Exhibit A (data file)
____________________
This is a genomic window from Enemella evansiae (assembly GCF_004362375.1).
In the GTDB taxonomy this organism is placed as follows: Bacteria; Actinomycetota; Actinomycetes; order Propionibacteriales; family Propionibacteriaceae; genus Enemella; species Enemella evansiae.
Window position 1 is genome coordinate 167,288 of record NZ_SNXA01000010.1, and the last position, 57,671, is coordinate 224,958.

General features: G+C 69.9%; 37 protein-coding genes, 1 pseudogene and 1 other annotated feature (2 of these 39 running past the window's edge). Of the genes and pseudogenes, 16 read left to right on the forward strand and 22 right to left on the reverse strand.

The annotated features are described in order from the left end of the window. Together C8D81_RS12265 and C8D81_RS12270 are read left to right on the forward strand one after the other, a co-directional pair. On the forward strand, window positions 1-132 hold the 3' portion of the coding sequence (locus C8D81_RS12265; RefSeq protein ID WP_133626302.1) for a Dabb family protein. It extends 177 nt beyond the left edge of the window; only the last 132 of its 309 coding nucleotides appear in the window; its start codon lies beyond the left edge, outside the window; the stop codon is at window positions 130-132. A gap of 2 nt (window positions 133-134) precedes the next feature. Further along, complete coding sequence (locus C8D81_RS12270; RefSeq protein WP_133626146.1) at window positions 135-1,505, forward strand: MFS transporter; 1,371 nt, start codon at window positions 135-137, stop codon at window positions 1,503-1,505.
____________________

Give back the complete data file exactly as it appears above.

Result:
This is a genomic window from Enemella evansiae (assembly GCF_004362375.1).
In the GTDB taxonomy this organism is placed as follows: Bacteria; Actinomycetota; Actinomycetes; order Propionibacteriales; family Propionibacteriaceae; genus Enemella; species Enemella evansiae.
Window position 1 is genome coordinate 167,288 of record NZ_SNXA01000010.1, and the last position, 57,671, is coordinate 224,958.

General features: G+C 69.9%; 37 protein-coding genes, 1 pseudogene and 1 other annotated feature (2 of these 39 running past the window's edge). Of the genes and pseudogenes, 16 read left to right on the forward strand and 22 right to left on the reverse strand.

The annotated features are described in order from the left end of the window. Together C8D81_RS12265 and C8D81_RS12270 are read left to right on the forward strand one after the other, a co-directional pair. On the forward strand, window positions 1-132 hold the 3' portion of the coding sequence (locus C8D81_RS12265; RefSeq protein ID WP_133626302.1) for a Dabb family protein. It extends 177 nt beyond the left edge of the window; only the last 132 of its 309 coding nucleotides appear in the window; its start codon lies beyond the left edge, outside the window; the stop codon is at window positions 130-132. A gap of 2 nt (window positions 133-134) precedes the next feature. Further along, complete coding sequence (locus C8D81_RS12270; RefSeq protein WP_133626146.1) at window positions 135-1,505, forward strand: MFS transporter; 1,371 nt, start codon at window positions 135-137, stop codon at window positions 1,503-1,505.